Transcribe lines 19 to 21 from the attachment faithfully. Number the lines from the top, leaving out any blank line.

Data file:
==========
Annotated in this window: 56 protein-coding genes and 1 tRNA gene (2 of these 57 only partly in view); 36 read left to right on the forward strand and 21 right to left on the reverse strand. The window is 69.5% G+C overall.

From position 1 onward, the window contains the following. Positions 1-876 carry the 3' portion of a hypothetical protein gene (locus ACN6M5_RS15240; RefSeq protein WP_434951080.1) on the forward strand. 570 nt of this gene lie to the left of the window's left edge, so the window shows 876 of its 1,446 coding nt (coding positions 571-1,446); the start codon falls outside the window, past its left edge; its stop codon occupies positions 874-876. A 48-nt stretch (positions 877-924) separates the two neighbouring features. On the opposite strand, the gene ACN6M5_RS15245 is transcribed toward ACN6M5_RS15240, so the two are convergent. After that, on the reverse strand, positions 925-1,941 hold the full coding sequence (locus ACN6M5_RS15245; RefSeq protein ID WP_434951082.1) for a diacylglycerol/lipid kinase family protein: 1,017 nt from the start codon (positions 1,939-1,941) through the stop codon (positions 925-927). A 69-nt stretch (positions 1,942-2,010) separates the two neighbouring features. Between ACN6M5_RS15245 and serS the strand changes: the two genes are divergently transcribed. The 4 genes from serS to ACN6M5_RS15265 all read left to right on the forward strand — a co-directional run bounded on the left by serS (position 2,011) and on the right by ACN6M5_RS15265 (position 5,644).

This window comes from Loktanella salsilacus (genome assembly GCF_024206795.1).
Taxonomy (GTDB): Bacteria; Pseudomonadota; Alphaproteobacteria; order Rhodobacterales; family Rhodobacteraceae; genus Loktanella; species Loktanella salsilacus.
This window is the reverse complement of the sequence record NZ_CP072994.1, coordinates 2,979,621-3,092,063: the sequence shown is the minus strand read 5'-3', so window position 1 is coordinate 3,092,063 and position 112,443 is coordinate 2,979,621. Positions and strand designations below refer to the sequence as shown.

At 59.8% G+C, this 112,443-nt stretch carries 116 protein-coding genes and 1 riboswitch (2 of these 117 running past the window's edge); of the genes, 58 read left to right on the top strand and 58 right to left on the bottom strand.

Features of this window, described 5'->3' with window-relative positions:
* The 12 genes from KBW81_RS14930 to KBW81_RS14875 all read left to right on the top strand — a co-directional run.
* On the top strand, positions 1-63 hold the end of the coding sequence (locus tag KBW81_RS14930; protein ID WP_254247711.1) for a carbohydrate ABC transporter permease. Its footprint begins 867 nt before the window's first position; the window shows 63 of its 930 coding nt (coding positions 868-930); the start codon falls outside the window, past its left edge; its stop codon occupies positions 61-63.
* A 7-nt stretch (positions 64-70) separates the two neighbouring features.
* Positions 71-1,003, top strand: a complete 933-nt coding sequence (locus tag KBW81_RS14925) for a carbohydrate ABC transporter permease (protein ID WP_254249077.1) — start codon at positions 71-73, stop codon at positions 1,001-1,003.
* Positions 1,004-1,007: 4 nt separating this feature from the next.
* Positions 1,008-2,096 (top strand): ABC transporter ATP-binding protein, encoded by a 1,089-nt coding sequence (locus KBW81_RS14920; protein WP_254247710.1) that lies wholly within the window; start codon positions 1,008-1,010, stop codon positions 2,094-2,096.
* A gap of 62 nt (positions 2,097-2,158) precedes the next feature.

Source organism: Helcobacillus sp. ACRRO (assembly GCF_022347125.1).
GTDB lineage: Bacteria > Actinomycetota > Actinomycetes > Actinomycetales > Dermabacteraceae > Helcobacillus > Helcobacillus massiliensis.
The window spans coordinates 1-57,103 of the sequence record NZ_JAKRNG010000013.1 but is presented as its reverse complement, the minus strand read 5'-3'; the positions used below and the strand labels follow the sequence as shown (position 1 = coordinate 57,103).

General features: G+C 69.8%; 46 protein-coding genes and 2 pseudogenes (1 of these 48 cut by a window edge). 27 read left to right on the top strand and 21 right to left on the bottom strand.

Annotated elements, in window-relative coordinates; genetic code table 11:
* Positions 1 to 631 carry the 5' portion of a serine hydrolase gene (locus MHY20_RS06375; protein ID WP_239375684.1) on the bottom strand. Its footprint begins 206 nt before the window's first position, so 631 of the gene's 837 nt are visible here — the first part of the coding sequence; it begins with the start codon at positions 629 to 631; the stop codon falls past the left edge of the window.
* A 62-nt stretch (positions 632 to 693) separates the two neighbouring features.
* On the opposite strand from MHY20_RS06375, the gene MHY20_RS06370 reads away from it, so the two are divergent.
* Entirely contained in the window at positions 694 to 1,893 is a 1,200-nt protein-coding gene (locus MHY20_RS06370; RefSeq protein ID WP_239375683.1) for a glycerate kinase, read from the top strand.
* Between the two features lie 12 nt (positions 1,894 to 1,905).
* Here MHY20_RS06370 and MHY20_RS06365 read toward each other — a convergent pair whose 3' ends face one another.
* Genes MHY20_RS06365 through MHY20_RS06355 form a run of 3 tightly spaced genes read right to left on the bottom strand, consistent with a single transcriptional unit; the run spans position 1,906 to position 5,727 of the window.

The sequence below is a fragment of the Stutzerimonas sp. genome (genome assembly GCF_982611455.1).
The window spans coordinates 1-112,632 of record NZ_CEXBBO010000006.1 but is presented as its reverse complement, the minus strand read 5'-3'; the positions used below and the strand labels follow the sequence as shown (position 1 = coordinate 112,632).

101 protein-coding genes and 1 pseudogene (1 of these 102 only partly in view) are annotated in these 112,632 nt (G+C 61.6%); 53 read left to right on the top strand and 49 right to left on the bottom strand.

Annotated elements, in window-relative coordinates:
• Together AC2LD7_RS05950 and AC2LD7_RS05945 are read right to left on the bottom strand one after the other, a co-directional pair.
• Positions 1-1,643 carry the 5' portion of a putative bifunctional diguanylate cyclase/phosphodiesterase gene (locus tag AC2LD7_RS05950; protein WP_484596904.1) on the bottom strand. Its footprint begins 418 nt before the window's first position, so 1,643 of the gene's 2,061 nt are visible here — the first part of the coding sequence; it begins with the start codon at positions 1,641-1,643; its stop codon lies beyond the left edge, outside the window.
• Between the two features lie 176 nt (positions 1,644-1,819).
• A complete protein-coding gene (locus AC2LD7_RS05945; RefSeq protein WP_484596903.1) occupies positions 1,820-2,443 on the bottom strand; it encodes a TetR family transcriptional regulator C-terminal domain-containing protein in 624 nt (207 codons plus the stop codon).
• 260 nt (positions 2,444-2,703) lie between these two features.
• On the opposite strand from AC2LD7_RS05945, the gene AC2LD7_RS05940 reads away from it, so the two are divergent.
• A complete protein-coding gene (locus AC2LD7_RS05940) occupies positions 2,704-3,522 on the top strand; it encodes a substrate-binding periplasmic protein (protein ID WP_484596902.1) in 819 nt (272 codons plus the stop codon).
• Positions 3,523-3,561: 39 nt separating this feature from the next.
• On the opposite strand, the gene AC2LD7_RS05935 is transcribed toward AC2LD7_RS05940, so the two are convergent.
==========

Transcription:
Annotated elements, in window-relative coordinates; genetic code table 11:
* Positions 1 to 631 carry the 5' portion of a serine hydrolase gene (locus MHY20_RS06375; protein ID WP_239375684.1) on the bottom strand. Its footprint begins 206 nt before the window's first position, so 631 of the gene's 837 nt are visible here — the first part of the coding sequence; it begins with the start codon at positions 629 to 631; the stop codon falls past the left edge of the window.
* A 62-nt stretch (positions 632 to 693) separates the two neighbouring features.